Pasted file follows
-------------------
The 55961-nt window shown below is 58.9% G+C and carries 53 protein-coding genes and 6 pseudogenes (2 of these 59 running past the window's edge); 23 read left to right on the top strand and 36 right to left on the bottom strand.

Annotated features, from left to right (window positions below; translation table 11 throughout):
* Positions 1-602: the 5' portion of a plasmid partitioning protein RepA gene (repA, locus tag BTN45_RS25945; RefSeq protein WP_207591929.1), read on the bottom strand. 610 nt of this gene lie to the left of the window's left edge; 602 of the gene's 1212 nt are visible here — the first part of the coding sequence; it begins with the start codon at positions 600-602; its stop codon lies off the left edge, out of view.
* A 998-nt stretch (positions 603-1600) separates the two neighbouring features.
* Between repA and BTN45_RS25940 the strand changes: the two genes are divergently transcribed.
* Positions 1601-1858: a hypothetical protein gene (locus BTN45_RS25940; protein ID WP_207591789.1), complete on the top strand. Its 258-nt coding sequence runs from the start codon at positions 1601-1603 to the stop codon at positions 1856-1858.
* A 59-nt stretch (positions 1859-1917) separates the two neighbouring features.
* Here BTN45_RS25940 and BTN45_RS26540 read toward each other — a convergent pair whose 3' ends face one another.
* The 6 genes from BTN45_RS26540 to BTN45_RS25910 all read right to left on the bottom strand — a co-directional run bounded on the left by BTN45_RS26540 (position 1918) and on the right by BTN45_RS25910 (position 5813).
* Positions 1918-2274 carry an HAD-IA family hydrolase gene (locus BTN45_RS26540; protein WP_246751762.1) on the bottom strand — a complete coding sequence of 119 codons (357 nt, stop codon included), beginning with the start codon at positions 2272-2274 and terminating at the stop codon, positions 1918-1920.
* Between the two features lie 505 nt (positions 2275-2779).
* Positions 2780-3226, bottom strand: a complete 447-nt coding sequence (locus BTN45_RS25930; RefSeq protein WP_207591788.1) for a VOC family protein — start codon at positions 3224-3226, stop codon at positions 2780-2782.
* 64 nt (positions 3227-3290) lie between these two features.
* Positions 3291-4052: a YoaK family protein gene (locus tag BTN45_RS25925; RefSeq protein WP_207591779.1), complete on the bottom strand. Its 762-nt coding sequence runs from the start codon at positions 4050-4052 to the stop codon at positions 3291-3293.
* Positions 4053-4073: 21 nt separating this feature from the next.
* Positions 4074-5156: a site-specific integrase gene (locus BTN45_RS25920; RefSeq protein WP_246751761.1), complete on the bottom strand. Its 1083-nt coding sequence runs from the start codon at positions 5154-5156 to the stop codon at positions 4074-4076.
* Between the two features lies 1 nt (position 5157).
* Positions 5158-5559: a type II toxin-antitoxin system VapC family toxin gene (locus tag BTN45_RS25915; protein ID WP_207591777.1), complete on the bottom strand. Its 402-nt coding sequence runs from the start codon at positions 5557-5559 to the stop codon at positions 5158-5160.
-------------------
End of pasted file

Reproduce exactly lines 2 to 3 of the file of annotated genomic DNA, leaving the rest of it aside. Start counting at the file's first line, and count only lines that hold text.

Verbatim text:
Annotated features, from left to right (window positions below; translation table 11 throughout):
* Positions 1-602: the 5' portion of a plasmid partitioning protein RepA gene (repA, locus tag BTN45_RS25945; RefSeq protein WP_207591929.1), read on the bottom strand. 610 nt of this gene lie to the left of the window's left edge; 602 of the gene's 1212 nt are visible here — the first part of the coding sequence; it begins with the start codon at positions 600-602; its stop codon lies off the left edge, out of view.